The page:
Friday, September 25, 2015

Summerland Key Birding Trip Report

I've uploaded a trip report from my recent field work in Florida Keys (8-15 September) which was based around Summerland and Cudjoe Keys, with a visit to Dry Tortugas National Park.

Highlights included Masked Booby, Brown Booby, Black Noddy, Brown Noddy, a host of migrant warblers, and oh, an Acadian Flycatcher

Saturday, September 19, 2015

Dry Tortugas

Earlier this month my job took me back took to Florida Keys. On our last day of field work we decided to have a break and head out to the Dry Tortugas National Park. Traditionally, this US birding hotspot is visited in spring but if your non-birding colleague is up for going, you will go anytime! This site is up there with must-see locations such as Cape May, Attu, SE Arizona, Hawk Mountain, Point Pelee and The Everglades. US-1, the Overseas Highway in the Florida Keys, ends at Key West. But the Keys don’t end at Key West because 70 miles further out in the Gulf of Mexico lies the Dry Tortugas. Are these keys any different from the rest? You bet! Long Key and Bush Key have breeding Brown Noddy and Sooty Tern (all departed by mid-September). Hospital Key has breeding Masked Booby! And there are always a few Brown Booby around too. Where else in the ABA region can you see all these species at one site? But the birding was better than this as I saw a Black Noddy as well. 

We landed on Garden Key and explored Fort Jefferson but eventually we were distracted again by our particular interests. My colleague went off to snorkel in the beautiful tropical waters and I looked for the bird bath. Yes, September is the fall migration and the Dry Tortugas are a refuge for birds migrating from North to Central and South America. In an ocean of salty water the fresh water fountain is a magnet for small birds (and Glossy Ibis, White Ibis and Cattle Egret too on this visit) and as I sat and watched the procession of wood-warbler, tanagers and orioles coming to drink I was almost in a dream-like state. Sure, I’d seen many of these species in Florida, Arizona, Maine and New York but it was the ease of observing them here in the open. No patiently waiting for views of them in their breeding habitat – they were flying out into the open and revealing themselves as perfectly as they appear in the classic North American field guides. At least 17 species of wood-warbler were seen. When I was young I used to have vivid dreams about birds like Hoopoes and Northern Cardinals… and wake up so disappointed.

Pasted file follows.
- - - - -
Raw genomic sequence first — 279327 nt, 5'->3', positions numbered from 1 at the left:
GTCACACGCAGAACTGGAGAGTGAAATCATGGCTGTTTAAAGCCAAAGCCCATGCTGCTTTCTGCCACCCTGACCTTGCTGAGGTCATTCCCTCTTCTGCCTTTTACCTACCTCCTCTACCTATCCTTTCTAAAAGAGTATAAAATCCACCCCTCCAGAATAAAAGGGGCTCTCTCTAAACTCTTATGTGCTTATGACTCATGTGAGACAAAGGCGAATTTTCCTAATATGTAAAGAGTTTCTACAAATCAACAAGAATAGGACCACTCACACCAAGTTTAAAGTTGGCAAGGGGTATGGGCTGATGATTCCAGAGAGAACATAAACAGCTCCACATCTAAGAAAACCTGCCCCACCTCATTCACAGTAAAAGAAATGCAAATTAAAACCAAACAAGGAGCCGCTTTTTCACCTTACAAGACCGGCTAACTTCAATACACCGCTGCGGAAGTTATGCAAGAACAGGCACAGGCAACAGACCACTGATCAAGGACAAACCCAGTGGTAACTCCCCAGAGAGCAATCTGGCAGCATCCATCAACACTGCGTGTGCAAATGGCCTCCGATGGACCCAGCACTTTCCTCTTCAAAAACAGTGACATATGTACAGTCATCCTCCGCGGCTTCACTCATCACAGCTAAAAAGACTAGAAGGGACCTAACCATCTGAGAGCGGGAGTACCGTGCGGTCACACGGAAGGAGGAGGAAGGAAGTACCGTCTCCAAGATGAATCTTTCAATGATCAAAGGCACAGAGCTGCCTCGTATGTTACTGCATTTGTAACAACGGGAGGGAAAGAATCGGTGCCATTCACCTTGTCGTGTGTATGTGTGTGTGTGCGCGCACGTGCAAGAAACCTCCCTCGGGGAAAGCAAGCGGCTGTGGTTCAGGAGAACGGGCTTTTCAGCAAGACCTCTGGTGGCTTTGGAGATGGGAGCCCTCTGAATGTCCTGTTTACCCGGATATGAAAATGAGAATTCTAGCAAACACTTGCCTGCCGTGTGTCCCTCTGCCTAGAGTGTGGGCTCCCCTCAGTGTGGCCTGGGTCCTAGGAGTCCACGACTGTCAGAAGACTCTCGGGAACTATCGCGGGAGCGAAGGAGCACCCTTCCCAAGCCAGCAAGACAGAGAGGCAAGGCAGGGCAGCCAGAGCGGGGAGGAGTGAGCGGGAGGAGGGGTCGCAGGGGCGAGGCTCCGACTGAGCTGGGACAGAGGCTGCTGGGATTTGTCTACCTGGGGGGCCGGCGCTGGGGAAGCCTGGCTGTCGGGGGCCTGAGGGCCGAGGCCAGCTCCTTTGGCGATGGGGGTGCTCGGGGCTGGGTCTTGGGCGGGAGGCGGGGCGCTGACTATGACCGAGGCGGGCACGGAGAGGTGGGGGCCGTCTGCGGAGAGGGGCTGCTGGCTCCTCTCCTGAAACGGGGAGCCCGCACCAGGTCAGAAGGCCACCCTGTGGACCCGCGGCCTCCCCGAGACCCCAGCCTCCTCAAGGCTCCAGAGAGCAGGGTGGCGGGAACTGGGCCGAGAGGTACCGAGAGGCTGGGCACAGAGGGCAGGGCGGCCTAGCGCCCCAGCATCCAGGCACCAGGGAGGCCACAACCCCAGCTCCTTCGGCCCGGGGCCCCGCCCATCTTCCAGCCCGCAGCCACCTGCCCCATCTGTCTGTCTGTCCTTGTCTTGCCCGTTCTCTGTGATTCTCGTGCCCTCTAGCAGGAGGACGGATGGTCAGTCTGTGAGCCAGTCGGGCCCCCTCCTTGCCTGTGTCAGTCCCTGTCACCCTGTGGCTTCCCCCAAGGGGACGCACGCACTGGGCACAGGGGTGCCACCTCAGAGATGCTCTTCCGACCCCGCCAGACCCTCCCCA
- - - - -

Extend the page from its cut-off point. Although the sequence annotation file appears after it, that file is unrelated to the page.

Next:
This was a dream come true. Over 55 species were seen exceptionally well on a tiny island in less than four hours. Other highlights included a Black Skimmer, Least Bittern, around 120 Magnificent Frigatebirds, Dickcissel, Bobolink and a Yellow-billed Cuckoo (get it in my scope, a birder once said!).

Fort Jefferson on Garden Key, Dry Tortugas National Park
South Coaling Docks ruins - location of Black Noddy
Interior of Fort Jefferson
Water fountain attracting many migrant birds